The dust trap

It is becoming increasingly clear that there are planets in the least expected places: floating alone in space (ejected from their systems), around stars like ours (which was the most logical thing to do), around pulsars (the first exoplanets discovered), and around stars smaller than our Sun. We did not see them and now the numbers are getting out of hand, although the ones that interest us the most are the Earth-like ones, of rocky type. But what conditions exist in those debris disks where planets are born to be of one kind or another?

Protoplanetary disk around the star AB Aurigae.

The birth of the planets is the end of a process that involves a lot of condensation and concentration of matter. In the beginning, we have a faint molecular cloud in space, with grains of dust and gas molecules floating randomly. At some point, the matter begins to condense at certain points that, if the necessary conditions are met, will eventually collapse and create stars. The star will have around it the remains of his own formation, the debris, which will end up forming a disk around him.

That excess matter, composed of gas and dust, will be “floating” around the star, generating, over time, discs of material in which these debris are “condensed” and end up forming planets (we have also talked about second generation disks, something intriguing that is still being studied). So, we can say that the stars are the “mothers” of the planets.

Knowing the composition of these disks, their physics and their chemistry, is fundamental to know what a planet needs to form. That is to say: depending on the raw material we have and the conditions that occur, we will have planets or not and, if we have them, they will be rocky or gaseous.

As it could not be otherwise, we are intrigued to know how the Earth was formed, what conditions were given for the emergence of a planet like ours. To try to know more, we studied the disks of young stars, similar to our Sun in its early stages, in order to try to establish certain parallelisms. One such star is AB Aurigae, a Herbig Ae-type star that hosts a well-known protoplanetary disk in which the planet formation phase appears to have started, a stage known as the “transition disk,” a step between that stage of material accumulated in the disk and planetary formation.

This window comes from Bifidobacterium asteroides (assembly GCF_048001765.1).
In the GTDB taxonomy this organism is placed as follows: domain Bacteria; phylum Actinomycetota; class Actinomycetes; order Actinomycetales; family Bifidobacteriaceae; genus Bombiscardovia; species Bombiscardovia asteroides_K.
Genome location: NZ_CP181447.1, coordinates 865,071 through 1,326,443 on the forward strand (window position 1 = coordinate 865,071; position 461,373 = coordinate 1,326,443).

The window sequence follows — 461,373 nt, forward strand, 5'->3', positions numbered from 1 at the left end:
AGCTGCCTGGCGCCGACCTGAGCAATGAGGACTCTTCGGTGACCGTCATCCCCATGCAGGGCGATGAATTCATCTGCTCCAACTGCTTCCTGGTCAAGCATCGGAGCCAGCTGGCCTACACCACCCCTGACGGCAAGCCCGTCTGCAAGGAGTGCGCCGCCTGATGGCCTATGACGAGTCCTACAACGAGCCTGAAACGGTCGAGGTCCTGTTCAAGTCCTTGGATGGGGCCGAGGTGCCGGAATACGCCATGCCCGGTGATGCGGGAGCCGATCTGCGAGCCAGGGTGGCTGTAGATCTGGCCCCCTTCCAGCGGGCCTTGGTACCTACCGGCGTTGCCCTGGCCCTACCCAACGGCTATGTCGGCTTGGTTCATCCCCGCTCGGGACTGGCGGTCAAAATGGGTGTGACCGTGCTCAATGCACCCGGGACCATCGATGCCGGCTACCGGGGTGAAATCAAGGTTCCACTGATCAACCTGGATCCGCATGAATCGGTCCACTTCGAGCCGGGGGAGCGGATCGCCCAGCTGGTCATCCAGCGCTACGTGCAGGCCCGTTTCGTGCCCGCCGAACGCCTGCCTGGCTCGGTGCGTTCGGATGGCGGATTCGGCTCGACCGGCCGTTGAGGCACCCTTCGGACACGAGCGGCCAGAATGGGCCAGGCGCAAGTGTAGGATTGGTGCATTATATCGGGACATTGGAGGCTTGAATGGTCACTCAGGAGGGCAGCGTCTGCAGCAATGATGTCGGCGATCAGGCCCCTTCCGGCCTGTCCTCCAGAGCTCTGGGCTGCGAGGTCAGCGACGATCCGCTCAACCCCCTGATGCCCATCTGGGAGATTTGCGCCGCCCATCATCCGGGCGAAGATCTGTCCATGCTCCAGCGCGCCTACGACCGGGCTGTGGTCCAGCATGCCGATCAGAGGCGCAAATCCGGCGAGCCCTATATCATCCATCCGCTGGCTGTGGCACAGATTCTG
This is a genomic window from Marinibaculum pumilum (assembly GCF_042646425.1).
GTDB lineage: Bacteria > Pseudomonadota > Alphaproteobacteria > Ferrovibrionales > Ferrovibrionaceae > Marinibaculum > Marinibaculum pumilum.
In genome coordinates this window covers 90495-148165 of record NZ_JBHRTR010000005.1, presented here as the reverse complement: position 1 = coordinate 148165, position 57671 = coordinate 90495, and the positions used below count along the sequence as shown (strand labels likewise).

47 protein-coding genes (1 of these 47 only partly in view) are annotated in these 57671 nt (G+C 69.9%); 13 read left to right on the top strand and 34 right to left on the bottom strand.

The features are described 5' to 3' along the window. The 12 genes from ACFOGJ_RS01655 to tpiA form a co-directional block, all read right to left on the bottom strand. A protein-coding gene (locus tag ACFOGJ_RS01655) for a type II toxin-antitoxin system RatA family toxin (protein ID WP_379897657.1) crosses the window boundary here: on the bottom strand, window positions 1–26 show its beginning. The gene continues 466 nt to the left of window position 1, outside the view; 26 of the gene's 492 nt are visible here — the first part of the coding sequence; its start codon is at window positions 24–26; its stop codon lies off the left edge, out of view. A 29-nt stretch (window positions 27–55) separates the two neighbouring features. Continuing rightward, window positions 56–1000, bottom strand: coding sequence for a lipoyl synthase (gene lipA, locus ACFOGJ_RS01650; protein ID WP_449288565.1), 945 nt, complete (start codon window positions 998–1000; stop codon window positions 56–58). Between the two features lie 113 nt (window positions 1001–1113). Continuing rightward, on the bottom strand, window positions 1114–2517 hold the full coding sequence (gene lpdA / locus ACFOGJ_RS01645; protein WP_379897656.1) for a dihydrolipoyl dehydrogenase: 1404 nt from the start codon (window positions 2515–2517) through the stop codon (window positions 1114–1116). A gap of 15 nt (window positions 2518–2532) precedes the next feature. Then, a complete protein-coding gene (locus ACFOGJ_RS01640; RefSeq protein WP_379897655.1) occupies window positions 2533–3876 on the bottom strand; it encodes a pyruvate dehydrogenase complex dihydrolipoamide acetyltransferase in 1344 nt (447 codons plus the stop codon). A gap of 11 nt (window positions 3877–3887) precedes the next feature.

Inside the disk, one of the key places when it comes to studying where and how the planetary birth begins is the so-called “dust trap”, the place where we see that there is greater accumulation of dust within a disk of debris.

NOEMA images of the transition disk of AB Aurigae.

A trap from which you will not be able to escape… or maybe yes.

The “dust trap” is so named because the data indicate that the dust grains are trapped for a very long time, which would facilitate the formation of the seeds of the planets [1]. Another interesting aspect is the shape of the disk which, in this case, is slightly altered, which could be an indication that planetary formation has begun: interferometry data indicate that it is horseshoe-shaped [2].

At first, protoplanetary disks have an abundant amount of gas that will be lost over time, as planets form and the disk is “cleaned” of debris. Some of that gas will also be integrated into the planet. In fact, in this work, led by Susana Pacheco-Vázquez and Asunción Fuente, of the National Astronomical Observatory (OAN-IGN), the chemical composition of the gas of the disk of the star AB Auriga has been studied and several simple organic molecules [3] and sulfur monoxide (SO) have been detected.

Sulfur is one of the most abundant elements of the Solar System. However, so far this is the only protoplanetary disk in which SO has been observed. But that’s not the only mystery: the expected amount of SO isn’t found in the dust trap. Almost all molecules have a horseshoe-shaped spatial distribution, just like dust. However, the spatial distribution of the SO looks more like a ring with uniform emission. This would only be understood if the SO were less abundant in the dust trap than in the rest of the disk.

One possible explanation for understanding where the SO that we did not find could go would be that these SO and SO2 molecules, given the high-density conditions that occur in the dust trap [4], were frozen on the surfaces of the dust grains.  And, with observations in the millimeter range (the range in which the coldest objects emit) the molecules in the ice cannot be detected, so we did not find the expected amount of SO.

What does it mean whether or not there is SO in a dust trap? In principle, its presence, absence or even abundance could be used to know if the disk we are studying is approaching the phase in which it begins to create planets. And, since the gas and dust found in protoplanetary disks are the raw material from which planets are born, understanding their chemistry can shed some light on the eternal question:  the origin of life.


[1] The maximum dust emission corresponds to a maximum gas pressure at which the dust particles would be trapped for a long time, about 0.1 Myr (million years).